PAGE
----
Being the best nest box landlord



1. Use only ‘approved’ nest boxes with front, side or top opening, so that nests can be safely monitored throughout the nest cycle.
2.  To regulate temperatures in nest boxes, ensure that your box has 1/4 to 1/2″ wide ventilation slots at the top.
3.  To attract desireable occupants, use boxes with appropriately sized entrance holes. Make sure the integrity of the hole size stays the same.
4.  In areas with predator problems, attach Noel Predator Guards to nest box entrances and/or baffles on the pole; both of these will protect nesting birds.

1.  To attract Eastern Bluebirds or Tree Swallows, place nest box in open habitat; face box entrance away from prevailing wind and rain.
2.  Keep all nest boxes at least 100 yards away from cattle feed stations, feed lots and bird feeders to reduce House Sparrow competition and predation.
3.  Keep cats indoors and feed birds only safflower and sunflower seeds, not millet or cracked corn.
4.  Be aware of competition between species for boxes; as this can reduce nesting success; House Wrens, Tree Swallows, House Sparrows and Bluebirds ALL like the same type of cavity nest box.
5.  Do not place boxes in areas where there will be disturbances, such as construction, brush clearing or spraying of insecticides.

1.  Join a state, local or national nest box monitoring program, like Cornell Birdhouse Network.
2.  Keep track of nesting activity by monitoring your boxes on a weekly basis throughout the breeding season (March – August)
3.  Before opening to check box contents, tap box gently to alert adult birds inside. They will likely flush (leave the nest), allowing you to observe eggs and or chicks, but will return soon as you leave the area.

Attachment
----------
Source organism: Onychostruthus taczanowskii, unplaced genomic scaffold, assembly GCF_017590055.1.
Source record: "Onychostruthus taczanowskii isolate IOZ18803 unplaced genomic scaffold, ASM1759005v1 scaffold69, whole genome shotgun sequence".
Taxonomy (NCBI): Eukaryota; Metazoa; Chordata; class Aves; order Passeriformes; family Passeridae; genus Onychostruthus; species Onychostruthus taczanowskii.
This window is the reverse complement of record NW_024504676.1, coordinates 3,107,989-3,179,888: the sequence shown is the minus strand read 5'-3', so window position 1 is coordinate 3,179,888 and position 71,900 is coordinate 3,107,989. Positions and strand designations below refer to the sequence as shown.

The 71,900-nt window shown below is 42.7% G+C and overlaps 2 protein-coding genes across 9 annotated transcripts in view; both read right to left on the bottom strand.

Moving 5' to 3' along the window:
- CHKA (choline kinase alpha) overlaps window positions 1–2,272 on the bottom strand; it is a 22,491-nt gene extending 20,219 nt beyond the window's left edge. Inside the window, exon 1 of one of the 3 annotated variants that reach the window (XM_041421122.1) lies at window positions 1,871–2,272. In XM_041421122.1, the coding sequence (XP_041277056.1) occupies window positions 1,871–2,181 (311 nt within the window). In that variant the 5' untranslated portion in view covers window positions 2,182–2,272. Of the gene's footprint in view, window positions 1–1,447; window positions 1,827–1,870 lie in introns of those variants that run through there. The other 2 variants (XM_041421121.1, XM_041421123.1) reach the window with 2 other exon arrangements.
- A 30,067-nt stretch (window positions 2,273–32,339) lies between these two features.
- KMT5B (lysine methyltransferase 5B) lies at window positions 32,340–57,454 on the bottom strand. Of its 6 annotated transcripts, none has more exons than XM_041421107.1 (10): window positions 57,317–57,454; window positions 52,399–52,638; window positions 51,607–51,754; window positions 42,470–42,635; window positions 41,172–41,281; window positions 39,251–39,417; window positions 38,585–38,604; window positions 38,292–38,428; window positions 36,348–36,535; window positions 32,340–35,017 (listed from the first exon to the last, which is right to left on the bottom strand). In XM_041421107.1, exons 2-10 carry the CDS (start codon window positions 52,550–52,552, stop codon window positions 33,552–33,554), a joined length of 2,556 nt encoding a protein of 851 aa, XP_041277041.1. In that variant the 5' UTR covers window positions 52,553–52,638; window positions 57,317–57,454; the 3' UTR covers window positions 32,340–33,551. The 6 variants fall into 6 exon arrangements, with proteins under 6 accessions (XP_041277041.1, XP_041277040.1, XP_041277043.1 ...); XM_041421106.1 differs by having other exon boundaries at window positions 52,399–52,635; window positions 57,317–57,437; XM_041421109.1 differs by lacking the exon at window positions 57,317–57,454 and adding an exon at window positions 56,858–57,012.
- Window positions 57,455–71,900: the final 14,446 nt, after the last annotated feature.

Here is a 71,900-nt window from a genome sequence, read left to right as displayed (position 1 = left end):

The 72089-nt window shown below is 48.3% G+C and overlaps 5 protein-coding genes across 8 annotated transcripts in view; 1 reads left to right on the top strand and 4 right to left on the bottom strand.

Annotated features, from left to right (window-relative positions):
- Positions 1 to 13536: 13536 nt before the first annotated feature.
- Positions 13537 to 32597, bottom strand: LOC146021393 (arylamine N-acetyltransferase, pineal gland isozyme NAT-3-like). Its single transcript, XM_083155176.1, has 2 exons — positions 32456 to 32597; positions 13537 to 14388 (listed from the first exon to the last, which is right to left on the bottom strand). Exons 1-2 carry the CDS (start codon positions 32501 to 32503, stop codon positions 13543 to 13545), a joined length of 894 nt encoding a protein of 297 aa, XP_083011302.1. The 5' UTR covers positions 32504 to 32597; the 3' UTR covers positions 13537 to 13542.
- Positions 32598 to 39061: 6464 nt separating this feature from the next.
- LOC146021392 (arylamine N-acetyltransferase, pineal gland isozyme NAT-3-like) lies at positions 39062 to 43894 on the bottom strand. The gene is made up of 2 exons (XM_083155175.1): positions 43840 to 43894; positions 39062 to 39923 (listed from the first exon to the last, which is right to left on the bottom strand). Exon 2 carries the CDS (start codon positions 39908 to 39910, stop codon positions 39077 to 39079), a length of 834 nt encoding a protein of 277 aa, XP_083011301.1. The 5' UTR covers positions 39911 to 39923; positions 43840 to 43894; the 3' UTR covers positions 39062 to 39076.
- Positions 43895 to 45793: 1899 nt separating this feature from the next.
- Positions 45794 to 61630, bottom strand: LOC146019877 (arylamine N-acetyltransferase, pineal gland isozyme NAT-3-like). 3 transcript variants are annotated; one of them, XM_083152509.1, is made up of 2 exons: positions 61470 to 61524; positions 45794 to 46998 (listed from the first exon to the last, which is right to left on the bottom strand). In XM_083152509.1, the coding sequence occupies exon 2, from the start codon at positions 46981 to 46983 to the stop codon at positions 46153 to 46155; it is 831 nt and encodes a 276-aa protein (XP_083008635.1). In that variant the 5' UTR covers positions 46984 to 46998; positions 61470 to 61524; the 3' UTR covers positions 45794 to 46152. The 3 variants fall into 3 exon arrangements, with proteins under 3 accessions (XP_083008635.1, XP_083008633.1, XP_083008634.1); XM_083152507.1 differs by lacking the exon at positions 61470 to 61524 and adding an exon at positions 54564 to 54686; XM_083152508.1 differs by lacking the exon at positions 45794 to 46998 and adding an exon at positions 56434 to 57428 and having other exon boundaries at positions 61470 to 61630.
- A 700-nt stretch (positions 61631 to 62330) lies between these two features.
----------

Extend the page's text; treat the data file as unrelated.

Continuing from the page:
4.  Be sure to protect box opening to prevent chicks from leaving their nest prematurely. Hold your hand over nest to keep them back.
5.  Open box slowly and quietly, and only long enough so that you can see in to count eggs and/or chicks, then close box securely.
6. “Practice adaptive management of your nest boxes” by using your monitoring data to make wise choices. For example, if predation occurs frequently at a box, move it or modify it with a Noel Guard or a Ron Kingston stovepipe baffle.  If a certain box never attracts a pair of Bluebirds, move it to a new location.

A wide variety of songbirds, woodpeckers, owls and waterfowl depend on cavities (holes) in trees for their nesting sites: in the absence of natural cavities, nest boxes can provide valuable alternatives.
Today, nest boxes are permanent fixtures in millions of backyards. Moreover, farms, ranches and vineyards use nest boxes to attract insect and rodent-eating birds to their lands. Nest boxes require regular maintenance and supervision. By following the guidelines suggested above, you can be the best nest box landlord possible and keep your nest box safe for songbirds, raptors and other cavity nesting waterfowl.